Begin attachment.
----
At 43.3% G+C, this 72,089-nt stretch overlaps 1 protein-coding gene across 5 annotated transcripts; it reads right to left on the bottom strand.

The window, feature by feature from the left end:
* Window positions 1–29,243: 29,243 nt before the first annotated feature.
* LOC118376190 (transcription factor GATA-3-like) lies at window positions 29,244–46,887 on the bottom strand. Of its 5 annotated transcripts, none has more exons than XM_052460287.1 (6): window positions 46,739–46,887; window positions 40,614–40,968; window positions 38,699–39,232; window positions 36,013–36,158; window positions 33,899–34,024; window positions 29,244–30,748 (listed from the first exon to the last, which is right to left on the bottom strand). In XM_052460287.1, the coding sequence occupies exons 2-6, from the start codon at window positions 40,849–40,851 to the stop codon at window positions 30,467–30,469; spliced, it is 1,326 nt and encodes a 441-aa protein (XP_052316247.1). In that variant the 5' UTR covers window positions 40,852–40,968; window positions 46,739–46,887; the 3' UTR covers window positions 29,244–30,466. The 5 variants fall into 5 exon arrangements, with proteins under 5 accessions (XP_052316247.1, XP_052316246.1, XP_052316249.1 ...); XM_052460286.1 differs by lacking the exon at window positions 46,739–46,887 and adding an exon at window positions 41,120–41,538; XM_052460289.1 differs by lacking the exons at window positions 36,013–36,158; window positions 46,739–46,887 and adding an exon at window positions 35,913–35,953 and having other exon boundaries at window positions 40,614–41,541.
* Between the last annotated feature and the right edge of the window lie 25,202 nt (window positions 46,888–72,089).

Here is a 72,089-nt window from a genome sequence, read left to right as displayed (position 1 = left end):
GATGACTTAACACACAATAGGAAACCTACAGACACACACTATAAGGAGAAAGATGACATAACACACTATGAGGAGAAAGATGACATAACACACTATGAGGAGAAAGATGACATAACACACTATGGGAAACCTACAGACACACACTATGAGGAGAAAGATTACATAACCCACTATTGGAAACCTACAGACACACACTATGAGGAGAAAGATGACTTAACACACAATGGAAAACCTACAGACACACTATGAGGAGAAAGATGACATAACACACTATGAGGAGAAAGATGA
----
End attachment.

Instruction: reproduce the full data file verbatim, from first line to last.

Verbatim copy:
At 43.3% G+C, this 72,089-nt stretch overlaps 1 protein-coding gene across 5 annotated transcripts; it reads right to left on the bottom strand.

The window, feature by feature from the left end:
* Window positions 1–29,243: 29,243 nt before the first annotated feature.
* LOC118376190 (transcription factor GATA-3-like) lies at window positions 29,244–46,887 on the bottom strand. Of its 5 annotated transcripts, none has more exons than XM_052460287.1 (6): window positions 46,739–46,887; window positions 40,614–40,968; window positions 38,699–39,232; window positions 36,013–36,158; window positions 33,899–34,024; window positions 29,244–30,748 (listed from the first exon to the last, which is right to left on the bottom strand). In XM_052460287.1, the coding sequence occupies exons 2-6, from the start codon at window positions 40,849–40,851 to the stop codon at window positions 30,467–30,469; spliced, it is 1,326 nt and encodes a 441-aa protein (XP_052316247.1). In that variant the 5' UTR covers window positions 40,852–40,968; window positions 46,739–46,887; the 3' UTR covers window positions 29,244–30,466. The 5 variants fall into 5 exon arrangements, with proteins under 5 accessions (XP_052316247.1, XP_052316246.1, XP_052316249.1 ...); XM_052460286.1 differs by lacking the exon at window positions 46,739–46,887 and adding an exon at window positions 41,120–41,538; XM_052460289.1 differs by lacking the exons at window positions 36,013–36,158; window positions 46,739–46,887 and adding an exon at window positions 35,913–35,953 and having other exon boundaries at window positions 40,614–41,541.
* Between the last annotated feature and the right edge of the window lie 25,202 nt (window positions 46,888–72,089).

Here is a 72,089-nt window from a genome sequence, read left to right as displayed (position 1 = left end):
GATGACTTAACACACAATAGGAAACCTACAGACACACACTATAAGGAGAAAGATGACATAACACACTATGAGGAGAAAGATGACATAACACACTATGAGGAGAAAGATGACATAACACACTATGGGAAACCTACAGACACACACTATGAGGAGAAAGATTACATAACCCACTATTGGAAACCTACAGACACACACTATGAGGAGAAAGATGACTTAACACACAATGGAAAACCTACAGACACACTATGAGGAGAAAGATGACATAACACACTATGAGGAGAAAGATGA